Beyond this, the Bundeswehr will have to invest 20 billion euros by 2032 to replenish its ammunition storages, Zorn added.

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Turkey’s Erdogan threatens to block Sweden, Finland NATO deal if expectations not met

Just two days after agreeing to lift deal-breaking objections to Sweden and Finland’s NATO accession, Turkey’s leader threatened Thursday that Ankara could still block the process if the two countries fail to fully meet his expectations.

President Recep Tayyip Erdogan said at the close of the alliance’s summit in Madrid that Tuesday night’s 10-article agreement with the Nordic pair was a victory for Ankara that addressed all its “sensitivities.”

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He especially stressed Turkey’s demand that Sweden and Finland extradite terror suspects with links to outlawed Kurdish groups or the network of an exiled cleric accused of a failed 2016 coup in Turkey.

But Erdogan added that if the two Nordic states renege on their promises, Turkey’s Parliament could still not ratify the deal. NATO accession must be formally approved by all 30 member states, which gives each a blocking right.

“This business will not work if we don’t pass this in our parliament,” Erdogan said. “First Sweden and Finland must fulfill their duties and those are already in the text … But if they don’t fulfill these, then of course there is no way we would send it to our parliament.”

Erdogan claimed that Sweden had promised to extradite 73 “terrorists” to Turkey and crack down on the financing and recruitment activities of the Kurdistan Workers’ Party, or PKK — listed as a terrorist group by the US and the European Union — and linked groups.

Turkey considers the Syrian Kurdish People’s Protection Units, or YPG, an extension of the PKK.

The text of the memorandum sets no specific number on extraditions. It says the Nordic countries will address Turkey’s “pending deportation or extradition requests of terror suspects expeditiously and thoroughly, taking into account information, evidence and intelligence provided” by Turkey in accordance with the European Convention on Extradition.

On Wednesday, Turkish Justice Minister Bekir Bozdag said Sweden and Finland’s justice ministries have files from Turkey on 33 people with alleged links to PKK and the network of US-based Turkish cleric Fethullah Gulen.

Journalists at Thursday’s news conference repeatedly pressed Erdogan about the extraditions and whether Sweden had actually promised the number he quoted.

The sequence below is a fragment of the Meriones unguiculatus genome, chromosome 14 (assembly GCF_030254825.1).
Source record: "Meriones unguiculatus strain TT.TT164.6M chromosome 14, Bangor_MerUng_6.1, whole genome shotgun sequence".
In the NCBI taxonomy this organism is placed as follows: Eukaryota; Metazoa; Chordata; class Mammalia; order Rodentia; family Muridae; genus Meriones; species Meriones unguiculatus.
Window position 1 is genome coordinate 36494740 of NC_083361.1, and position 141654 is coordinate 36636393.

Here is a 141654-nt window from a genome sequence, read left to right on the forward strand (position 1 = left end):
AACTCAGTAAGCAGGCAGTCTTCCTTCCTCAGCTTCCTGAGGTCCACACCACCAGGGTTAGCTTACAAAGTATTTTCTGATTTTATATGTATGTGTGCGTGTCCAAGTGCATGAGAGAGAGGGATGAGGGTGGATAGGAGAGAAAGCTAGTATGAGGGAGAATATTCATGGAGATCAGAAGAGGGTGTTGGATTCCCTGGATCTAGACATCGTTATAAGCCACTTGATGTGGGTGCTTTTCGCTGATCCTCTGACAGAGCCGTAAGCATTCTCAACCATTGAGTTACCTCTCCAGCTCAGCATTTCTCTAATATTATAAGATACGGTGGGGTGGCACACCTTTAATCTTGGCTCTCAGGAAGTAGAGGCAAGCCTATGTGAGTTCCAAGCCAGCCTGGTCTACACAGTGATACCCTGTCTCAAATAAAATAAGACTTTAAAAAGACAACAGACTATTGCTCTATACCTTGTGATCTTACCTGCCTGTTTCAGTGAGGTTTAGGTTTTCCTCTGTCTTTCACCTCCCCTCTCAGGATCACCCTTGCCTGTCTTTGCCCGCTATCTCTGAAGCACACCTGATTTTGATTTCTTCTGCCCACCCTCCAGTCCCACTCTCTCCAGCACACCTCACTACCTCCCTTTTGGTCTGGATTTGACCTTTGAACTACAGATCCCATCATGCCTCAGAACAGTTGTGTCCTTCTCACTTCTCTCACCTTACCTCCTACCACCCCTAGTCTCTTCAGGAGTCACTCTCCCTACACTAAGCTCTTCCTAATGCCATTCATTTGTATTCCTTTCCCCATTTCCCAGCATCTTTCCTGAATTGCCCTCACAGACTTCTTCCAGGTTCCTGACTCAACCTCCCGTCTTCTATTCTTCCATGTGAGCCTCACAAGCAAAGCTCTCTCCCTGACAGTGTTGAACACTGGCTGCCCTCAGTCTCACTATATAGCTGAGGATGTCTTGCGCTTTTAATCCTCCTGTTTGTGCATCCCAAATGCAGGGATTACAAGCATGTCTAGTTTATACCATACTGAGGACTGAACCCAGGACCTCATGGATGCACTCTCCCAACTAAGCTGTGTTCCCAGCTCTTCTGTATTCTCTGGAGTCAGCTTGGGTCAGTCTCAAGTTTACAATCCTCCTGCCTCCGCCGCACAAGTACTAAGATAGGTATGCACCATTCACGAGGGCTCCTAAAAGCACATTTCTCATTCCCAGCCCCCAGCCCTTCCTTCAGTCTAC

“Of course what we understand is important from our meetings and talks,” Erdogan said. “Sweden promised to give us these 73 people with this text. They may or they may not, we will follow that through the text and we will make our decision.”

Erdogan also said the number of extraditions had been 60 but was updated to 73. There was no immediate response to requests for comments from the Swedish delegation at the summit in Madrid.

The Swedish government has sought to allay concerns that the deal would lead to extraditions to Turkey without due process.

“I know there are some people who are worried that we’re going to start to hunt people and extradite them and I think it’s important to say that we always follow Swedish laws and international conventions, and we never extradite Swedish citizens,” Swedish Prime Minister Magdalena Andersson told public broadcaster SVT on Wednesday.

Finnish President Sauli Niinisto stressed that Helsinki pointed out that the memorandum does not list the names of individuals.

“In the case of extraditions, we will adhere to our own legislation and international agreements. Ultimately, extradition is a legal discretion which politicians have no right to influence,” Niinisto said.

With the joint memorandum signed, NATO moved ahead with inviting the Nordic countries to the military alliance that seeks to enlarge and strengthen in response to Russia's invasion of Ukraine.

The most time consuming part of gaining NATO membership is the ratification of the applicants’ accession protocols by the alliance’s 30 member countries. It’s a process that involves national parliaments — and could take months.

German Chancellor Olaf Scholz on Thursday said that Germany will launch the process of ratifying the planned NATO membership of Sweden and Finland this week and will conclude it “very quickly.”